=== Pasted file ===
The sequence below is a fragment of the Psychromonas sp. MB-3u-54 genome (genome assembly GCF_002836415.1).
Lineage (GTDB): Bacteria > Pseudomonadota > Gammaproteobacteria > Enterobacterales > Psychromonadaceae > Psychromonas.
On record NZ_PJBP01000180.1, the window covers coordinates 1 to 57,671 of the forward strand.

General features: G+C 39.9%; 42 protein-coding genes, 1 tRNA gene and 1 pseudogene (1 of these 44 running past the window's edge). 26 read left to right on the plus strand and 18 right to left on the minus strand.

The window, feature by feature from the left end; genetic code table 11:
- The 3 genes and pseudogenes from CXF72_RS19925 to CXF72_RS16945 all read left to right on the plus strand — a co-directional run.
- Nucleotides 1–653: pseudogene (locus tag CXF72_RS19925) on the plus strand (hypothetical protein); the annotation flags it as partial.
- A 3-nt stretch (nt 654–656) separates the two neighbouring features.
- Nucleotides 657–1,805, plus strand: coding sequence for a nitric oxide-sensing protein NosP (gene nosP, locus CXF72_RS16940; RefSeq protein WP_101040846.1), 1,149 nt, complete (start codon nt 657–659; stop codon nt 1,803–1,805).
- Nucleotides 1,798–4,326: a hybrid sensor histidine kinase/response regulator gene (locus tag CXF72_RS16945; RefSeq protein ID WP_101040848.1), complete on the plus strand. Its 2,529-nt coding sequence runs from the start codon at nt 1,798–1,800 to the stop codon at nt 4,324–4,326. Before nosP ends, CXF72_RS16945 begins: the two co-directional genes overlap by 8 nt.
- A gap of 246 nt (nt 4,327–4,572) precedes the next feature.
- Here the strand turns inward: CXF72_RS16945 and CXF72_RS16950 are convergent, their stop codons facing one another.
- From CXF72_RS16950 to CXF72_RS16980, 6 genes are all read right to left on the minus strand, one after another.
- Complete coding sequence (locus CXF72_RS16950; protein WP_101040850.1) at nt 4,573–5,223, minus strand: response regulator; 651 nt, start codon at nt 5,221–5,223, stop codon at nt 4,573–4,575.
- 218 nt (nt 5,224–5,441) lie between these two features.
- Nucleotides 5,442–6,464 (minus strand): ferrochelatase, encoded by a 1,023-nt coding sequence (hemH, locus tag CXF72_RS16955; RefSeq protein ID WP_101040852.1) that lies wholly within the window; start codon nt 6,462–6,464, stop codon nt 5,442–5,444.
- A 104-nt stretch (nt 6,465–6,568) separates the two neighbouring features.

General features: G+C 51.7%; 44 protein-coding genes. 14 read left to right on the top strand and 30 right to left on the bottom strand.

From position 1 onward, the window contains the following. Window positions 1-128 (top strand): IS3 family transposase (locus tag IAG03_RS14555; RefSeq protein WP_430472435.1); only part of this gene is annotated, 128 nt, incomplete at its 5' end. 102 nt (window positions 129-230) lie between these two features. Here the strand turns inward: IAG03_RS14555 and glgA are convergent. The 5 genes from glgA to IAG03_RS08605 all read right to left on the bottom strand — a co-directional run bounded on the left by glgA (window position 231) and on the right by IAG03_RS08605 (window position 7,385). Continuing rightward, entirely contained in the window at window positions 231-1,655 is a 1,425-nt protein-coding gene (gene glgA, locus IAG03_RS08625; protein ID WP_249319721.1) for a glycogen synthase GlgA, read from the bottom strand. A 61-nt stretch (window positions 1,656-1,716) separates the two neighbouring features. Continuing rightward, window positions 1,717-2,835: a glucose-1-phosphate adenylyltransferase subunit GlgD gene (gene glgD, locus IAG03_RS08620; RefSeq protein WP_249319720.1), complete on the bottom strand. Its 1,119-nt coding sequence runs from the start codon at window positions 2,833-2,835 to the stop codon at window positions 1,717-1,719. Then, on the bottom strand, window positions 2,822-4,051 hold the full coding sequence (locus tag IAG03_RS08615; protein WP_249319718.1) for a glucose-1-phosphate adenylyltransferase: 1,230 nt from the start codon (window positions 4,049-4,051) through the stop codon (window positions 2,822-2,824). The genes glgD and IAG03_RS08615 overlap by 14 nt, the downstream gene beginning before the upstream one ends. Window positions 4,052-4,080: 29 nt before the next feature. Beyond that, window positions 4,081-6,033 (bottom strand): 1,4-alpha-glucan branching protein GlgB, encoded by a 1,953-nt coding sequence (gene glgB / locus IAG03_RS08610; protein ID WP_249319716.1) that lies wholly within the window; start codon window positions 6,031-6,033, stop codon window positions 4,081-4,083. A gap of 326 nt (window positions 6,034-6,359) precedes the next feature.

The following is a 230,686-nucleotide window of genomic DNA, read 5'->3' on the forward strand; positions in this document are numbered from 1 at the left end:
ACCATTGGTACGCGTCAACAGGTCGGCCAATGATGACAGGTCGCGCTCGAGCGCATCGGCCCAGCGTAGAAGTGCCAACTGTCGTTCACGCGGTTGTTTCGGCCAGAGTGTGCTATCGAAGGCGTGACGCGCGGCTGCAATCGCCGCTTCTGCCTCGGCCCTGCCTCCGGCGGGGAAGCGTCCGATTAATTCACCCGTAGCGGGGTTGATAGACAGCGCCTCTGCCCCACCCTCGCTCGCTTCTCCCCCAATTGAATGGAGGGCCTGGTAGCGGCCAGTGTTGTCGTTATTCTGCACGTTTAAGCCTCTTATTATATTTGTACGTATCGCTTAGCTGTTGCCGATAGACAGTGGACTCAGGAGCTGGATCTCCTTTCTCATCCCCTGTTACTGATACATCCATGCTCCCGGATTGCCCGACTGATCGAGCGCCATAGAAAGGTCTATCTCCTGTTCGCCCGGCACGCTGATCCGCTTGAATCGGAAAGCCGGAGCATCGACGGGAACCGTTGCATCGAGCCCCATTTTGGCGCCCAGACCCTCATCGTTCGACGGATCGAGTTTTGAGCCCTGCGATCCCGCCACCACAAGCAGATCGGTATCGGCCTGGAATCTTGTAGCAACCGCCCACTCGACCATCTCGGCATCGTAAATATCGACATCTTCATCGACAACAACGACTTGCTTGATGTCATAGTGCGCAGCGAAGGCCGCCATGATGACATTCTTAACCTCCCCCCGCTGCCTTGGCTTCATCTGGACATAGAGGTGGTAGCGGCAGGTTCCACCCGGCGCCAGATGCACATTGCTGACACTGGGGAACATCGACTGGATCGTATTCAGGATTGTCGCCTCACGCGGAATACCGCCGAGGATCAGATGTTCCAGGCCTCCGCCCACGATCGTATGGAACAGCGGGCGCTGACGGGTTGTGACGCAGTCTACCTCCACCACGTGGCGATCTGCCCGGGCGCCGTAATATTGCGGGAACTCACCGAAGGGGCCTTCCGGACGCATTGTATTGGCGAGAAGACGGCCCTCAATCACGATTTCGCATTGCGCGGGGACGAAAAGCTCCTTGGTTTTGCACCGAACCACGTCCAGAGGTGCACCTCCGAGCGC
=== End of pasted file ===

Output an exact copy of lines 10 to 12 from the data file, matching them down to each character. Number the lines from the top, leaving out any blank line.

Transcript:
- Nucleotides 1,798–4,326: a hybrid sensor histidine kinase/response regulator gene (locus tag CXF72_RS16945; RefSeq protein ID WP_101040848.1), complete on the plus strand. Its 2,529-nt coding sequence runs from the start codon at nt 1,798–1,800 to the stop codon at nt 4,324–4,326. Before nosP ends, CXF72_RS16945 begins: the two co-directional genes overlap by 8 nt.
- A gap of 246 nt (nt 4,327–4,572) precedes the next feature.
- Here the strand turns inward: CXF72_RS16945 and CXF72_RS16950 are convergent, their stop codons facing one another.